In the article “Nothingness Smackdown, http://www.math.columbia.edu/~woit/wordpress/?p=4509 “, the author wrote, “The big debate here is over what one means by “nothingness”, which seems to me characterizable as nothing of interest.”
The number zero (0) has very rich internal structure, and I will discuss this in the future posts. Yet, the greatness about “nothing or nothingness” was understood by the ancients, both in the West and the East. As most of the Westerners does not know about the “nothing” of the East, I will discuss it today.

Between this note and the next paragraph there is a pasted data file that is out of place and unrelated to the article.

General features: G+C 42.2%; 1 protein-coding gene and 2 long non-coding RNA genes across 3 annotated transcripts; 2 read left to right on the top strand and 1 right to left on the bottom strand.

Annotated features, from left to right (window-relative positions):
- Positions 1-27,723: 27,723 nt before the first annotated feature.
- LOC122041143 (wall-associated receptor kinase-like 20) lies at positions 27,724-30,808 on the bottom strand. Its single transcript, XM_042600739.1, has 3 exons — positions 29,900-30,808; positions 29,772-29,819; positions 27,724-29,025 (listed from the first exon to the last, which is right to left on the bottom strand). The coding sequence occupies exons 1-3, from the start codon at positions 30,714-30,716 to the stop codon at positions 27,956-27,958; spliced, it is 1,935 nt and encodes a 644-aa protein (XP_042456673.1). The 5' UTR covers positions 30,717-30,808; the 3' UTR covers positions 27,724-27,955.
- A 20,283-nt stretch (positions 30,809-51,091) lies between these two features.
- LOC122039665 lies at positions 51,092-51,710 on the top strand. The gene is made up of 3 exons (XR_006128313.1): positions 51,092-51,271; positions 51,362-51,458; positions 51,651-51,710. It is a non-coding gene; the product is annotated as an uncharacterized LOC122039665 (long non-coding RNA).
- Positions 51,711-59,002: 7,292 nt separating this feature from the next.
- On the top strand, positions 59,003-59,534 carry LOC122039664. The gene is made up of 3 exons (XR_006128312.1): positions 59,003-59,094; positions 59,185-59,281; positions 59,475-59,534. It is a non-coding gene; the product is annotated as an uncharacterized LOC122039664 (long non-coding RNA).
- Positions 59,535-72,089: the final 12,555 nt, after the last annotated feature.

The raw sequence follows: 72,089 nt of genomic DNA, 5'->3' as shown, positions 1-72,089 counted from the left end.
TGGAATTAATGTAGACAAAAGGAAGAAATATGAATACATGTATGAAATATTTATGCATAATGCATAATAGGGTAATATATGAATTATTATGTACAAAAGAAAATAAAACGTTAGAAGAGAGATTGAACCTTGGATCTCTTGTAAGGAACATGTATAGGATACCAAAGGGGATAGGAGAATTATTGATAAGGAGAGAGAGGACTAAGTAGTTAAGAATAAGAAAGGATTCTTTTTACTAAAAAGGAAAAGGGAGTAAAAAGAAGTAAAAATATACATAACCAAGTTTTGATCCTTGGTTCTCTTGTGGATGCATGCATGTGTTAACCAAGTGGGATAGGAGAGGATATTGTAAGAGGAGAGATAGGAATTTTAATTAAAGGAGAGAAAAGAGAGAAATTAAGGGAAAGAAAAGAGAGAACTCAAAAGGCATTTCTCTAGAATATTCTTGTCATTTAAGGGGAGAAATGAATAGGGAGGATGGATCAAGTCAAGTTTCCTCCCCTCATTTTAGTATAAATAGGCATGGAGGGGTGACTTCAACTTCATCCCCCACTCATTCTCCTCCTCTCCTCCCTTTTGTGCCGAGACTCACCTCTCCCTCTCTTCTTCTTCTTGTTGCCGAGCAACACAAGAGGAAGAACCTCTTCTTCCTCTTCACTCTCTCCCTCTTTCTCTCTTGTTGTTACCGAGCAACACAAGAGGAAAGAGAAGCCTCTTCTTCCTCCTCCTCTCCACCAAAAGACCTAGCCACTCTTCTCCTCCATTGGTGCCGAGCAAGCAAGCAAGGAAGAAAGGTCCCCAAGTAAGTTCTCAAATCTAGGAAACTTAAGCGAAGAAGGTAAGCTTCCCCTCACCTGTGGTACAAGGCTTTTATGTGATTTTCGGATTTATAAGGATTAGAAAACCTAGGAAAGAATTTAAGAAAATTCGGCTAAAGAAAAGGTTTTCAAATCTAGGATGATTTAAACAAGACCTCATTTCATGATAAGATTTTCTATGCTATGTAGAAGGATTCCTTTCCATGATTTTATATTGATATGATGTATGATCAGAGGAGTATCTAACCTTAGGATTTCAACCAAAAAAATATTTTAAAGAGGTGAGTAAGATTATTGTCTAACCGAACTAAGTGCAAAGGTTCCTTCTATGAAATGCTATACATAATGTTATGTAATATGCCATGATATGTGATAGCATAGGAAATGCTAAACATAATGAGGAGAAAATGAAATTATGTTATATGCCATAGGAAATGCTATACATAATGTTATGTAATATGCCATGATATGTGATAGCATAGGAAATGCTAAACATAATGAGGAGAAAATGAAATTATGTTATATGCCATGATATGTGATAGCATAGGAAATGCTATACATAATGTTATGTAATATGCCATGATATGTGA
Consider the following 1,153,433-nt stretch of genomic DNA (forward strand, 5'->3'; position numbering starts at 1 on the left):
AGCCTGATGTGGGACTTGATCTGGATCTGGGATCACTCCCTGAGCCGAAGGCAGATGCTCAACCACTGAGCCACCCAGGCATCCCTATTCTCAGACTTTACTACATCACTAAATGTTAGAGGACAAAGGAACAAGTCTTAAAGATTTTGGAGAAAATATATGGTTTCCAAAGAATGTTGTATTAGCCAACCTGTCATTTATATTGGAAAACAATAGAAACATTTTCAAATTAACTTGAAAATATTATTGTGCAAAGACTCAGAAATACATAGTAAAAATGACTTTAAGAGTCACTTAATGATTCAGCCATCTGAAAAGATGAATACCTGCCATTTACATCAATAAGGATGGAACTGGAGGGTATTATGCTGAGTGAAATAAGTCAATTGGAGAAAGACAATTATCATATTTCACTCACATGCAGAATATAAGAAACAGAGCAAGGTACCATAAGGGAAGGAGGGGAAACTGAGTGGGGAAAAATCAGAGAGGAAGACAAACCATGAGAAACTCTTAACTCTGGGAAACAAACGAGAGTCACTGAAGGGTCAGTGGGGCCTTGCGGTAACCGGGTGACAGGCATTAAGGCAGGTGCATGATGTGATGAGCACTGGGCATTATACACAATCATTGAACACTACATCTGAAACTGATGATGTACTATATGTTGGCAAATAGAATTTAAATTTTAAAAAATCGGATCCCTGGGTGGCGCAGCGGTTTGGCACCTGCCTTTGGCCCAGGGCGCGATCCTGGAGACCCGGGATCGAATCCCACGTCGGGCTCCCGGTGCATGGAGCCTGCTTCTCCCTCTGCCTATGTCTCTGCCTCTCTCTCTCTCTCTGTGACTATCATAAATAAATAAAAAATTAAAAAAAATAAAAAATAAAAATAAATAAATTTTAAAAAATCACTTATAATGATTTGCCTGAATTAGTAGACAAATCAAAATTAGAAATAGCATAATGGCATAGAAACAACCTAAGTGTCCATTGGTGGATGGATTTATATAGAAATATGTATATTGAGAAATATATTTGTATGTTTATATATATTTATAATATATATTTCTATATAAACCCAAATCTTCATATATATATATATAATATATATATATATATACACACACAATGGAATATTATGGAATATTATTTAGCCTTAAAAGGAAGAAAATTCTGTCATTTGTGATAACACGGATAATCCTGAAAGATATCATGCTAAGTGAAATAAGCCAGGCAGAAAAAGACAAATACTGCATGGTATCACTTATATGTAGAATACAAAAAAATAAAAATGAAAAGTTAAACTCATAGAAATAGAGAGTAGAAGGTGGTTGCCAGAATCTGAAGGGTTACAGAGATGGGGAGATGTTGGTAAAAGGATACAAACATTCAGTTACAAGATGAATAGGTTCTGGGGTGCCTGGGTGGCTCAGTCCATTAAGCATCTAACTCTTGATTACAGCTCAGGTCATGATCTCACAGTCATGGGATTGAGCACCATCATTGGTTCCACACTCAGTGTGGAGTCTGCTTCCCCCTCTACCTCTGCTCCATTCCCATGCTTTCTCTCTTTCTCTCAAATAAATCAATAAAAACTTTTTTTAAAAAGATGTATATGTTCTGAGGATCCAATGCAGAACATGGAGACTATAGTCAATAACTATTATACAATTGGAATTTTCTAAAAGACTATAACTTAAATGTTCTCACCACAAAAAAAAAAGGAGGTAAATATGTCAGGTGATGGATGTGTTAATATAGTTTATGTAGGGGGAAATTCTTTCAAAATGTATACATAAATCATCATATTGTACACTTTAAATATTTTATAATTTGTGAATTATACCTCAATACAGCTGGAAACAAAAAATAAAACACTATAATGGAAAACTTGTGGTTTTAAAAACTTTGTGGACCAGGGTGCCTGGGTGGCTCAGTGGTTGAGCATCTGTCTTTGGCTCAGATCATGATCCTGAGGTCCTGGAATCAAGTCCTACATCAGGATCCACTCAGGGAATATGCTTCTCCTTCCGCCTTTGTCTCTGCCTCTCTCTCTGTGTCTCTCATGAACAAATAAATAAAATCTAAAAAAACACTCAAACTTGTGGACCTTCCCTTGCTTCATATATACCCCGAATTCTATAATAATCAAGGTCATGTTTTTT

In China, there are two words, at least, for “nothing”.
1. 兀 (nothing), it is composed as 一 (meaning Heaven, or the universe) “over” 儿 (a baby). So, 兀 is a baby (儿) who is not coming out (as still "under" 一) to this universe yet. 兀 is “nothing” (a state of nothing) which will come into being in the future. This “nothing” is a state before “something”.
2. 無 (nothing), it has three radicals. The top one is chi, meaning smoke here. The middle is a bound-book. The bottom is fire. This character 無 depicts a scene of a bound-book which is burnt into smoke. That is, “something” has become “nothing”.
These two characters were invented over two thousand years ago, and they symbolize two aspects of the “nothing”, the source of creation (of something) and the destiny of "something".